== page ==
Part 1. Born Slimy
The conversation always begins the same way, with the same expression on the interlocutor’s face- neutral, yet tinges of uncertainty and a shadow of an imploring cast for understanding and companionship.‘Have you seen Prometheus?’ It’s almost like the coded greeting of an underground resistance movement, because while on the surface they do mean it literally, the question and associated body language make it plain what they are also asking is-
Was it just me or was that a huge stinking pile of shit… and I so loved Alien, how can this be?
Well it’s ok. Stand tall, stand proud, come out of your closets and declare unashamedly to the world –I saw Prometheus, and it was shit!
Alien was special, how was it special? Well let me tell you how the genesis of this saga began and then I can tell you how the Alien was finally defeated by the Corporation…
The 70’s… and in the UK an elite informal group of hungry young filmmakers are cutting their teeth in advertising and becoming very wealthy as a result, Alan Parker, Adrian Lynne and Ridley Scott. As with all commercials directors they harbour the ambition to direct for the silver screen and the UK’s film industry being no longer in the ascendant they looked westward, whoring for Hollywood being a higher calling than whoring for toothpaste. At this same time Dan O’Bannon had emerged with John Carpenter as an exciting new talent after their student film Dark Star was expanded and released into cinemas. O’Bannon had then written a treatment, expanded into a script, provisionally entitled Star Beast and it was being passed around production executives at 20th Century Fox, O’Bannon being new to Hollywood took a lot of interest in how a film of his script might be made and put a lot of work into preparing it for eventual production, thinking he may even direct it himself. In the UK, Ridley Scott with one movie under his belt (the nicely shot and mildly existential The Duellists) was looking for his bigger break, eager not to lose the competition amongst his peers of achieving big movie deals. He was not first choice to direct Alien and was unsure himself of making a sci-fi movie, but his fancy was tickled and he signed up. The next essential ingredient of Alien came about once development of the film was quite advanced, by and large what they had was a haunted house in space movie, albeit with some original touches courtesy of O’Bannon’s admirable ambitions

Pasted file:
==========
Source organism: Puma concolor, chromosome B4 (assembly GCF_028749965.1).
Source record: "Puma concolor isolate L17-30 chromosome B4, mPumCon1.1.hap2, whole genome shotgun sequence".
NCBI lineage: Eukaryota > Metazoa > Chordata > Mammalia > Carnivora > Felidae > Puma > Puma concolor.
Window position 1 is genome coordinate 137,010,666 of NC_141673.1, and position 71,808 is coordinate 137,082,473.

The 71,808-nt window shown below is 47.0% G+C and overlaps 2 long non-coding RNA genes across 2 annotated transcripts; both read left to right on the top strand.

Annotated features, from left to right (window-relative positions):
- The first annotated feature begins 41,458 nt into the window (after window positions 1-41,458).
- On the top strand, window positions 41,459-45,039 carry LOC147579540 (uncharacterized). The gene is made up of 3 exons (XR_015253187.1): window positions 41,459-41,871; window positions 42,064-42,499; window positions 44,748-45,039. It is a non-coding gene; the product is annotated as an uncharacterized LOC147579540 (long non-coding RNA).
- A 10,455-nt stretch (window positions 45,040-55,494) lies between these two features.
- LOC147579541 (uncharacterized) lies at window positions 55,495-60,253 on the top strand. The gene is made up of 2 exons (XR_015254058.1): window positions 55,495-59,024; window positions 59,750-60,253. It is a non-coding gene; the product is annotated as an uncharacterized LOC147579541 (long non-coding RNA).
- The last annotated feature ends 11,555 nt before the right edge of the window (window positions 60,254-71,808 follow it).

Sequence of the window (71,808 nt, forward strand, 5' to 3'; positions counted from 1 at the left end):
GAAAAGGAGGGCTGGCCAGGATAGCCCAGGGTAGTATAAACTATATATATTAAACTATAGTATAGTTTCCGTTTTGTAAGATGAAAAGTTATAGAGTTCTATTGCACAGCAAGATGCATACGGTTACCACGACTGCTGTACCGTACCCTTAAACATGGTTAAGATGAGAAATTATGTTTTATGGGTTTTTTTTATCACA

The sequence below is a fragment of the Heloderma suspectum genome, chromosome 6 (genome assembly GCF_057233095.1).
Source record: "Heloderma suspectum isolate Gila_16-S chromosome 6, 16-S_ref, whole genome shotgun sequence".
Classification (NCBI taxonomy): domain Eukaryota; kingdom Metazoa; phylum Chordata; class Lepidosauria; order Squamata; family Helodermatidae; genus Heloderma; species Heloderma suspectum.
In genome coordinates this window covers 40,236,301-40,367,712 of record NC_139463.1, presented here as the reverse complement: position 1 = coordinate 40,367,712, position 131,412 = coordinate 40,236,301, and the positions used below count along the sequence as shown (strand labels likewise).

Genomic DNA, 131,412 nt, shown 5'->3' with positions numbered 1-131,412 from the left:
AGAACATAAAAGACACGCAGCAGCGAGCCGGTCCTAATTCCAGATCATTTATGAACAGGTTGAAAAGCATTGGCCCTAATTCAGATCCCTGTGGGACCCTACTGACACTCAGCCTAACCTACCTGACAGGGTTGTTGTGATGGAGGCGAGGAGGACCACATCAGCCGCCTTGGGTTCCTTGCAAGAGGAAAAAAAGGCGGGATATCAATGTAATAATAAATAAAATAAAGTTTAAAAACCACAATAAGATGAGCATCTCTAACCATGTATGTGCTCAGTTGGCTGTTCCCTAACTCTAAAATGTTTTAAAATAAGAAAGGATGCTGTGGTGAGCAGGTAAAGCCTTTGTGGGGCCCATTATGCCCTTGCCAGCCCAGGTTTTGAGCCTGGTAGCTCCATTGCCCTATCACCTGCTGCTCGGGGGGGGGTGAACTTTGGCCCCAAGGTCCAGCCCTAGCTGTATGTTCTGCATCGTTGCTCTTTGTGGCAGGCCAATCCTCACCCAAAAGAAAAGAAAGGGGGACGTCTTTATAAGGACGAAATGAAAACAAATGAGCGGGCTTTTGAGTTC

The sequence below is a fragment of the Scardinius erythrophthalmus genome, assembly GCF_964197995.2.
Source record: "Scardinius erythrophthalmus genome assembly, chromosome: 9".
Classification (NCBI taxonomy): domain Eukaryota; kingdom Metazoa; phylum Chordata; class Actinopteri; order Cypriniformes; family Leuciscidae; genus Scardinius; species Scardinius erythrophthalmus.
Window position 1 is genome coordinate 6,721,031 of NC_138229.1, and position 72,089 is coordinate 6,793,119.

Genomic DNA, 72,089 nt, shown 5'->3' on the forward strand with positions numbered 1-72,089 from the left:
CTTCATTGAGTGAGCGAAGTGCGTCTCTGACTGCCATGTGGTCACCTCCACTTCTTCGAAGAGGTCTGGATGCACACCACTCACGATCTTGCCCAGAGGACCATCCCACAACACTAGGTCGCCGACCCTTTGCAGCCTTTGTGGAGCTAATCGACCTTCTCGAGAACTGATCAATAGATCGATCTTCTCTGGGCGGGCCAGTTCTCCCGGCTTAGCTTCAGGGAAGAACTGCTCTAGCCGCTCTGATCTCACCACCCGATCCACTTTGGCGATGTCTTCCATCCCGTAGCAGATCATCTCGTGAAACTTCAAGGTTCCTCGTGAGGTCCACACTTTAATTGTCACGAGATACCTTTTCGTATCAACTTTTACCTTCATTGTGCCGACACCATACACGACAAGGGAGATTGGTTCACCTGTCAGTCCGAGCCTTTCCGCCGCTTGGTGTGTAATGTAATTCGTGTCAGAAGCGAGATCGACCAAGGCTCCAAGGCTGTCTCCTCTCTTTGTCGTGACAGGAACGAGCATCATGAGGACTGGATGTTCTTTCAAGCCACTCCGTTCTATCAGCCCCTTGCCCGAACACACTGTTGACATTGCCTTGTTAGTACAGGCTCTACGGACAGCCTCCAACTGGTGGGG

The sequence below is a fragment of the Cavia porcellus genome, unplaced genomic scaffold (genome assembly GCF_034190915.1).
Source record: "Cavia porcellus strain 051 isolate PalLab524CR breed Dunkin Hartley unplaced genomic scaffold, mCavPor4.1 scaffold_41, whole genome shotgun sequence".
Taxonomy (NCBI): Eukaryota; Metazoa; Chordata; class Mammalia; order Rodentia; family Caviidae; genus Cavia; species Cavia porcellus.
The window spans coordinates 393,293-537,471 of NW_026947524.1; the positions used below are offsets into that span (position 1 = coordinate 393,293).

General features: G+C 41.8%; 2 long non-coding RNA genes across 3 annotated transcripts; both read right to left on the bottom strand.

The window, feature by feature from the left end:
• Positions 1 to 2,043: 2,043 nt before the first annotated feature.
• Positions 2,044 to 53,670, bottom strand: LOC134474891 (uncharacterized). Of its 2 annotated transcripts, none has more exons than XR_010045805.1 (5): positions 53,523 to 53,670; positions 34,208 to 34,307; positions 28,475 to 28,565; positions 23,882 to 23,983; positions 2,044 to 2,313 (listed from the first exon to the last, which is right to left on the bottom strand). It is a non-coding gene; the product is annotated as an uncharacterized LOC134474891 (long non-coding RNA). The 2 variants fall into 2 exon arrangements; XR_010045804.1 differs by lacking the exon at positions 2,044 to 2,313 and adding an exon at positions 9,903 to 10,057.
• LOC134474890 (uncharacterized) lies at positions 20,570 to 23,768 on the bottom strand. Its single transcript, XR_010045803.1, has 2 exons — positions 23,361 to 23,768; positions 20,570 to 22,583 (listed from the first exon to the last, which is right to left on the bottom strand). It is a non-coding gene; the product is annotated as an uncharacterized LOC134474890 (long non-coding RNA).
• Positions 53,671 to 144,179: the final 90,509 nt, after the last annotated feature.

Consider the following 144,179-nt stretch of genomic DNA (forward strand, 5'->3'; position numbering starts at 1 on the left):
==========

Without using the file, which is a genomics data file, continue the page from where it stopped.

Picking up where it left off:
“One thing that people are all disturbed about is sex… I said ‘That’s how I’m going to attack the audience; I’m going to attack them sexually. And I’m not going to go after the women in the audience, I’m going to attack the men. I am going to put in every image I can think of to make the men in the audience cross their legs. Homosexual oral rape, birth. The thing lays its eggs down your throat, the whole number.'”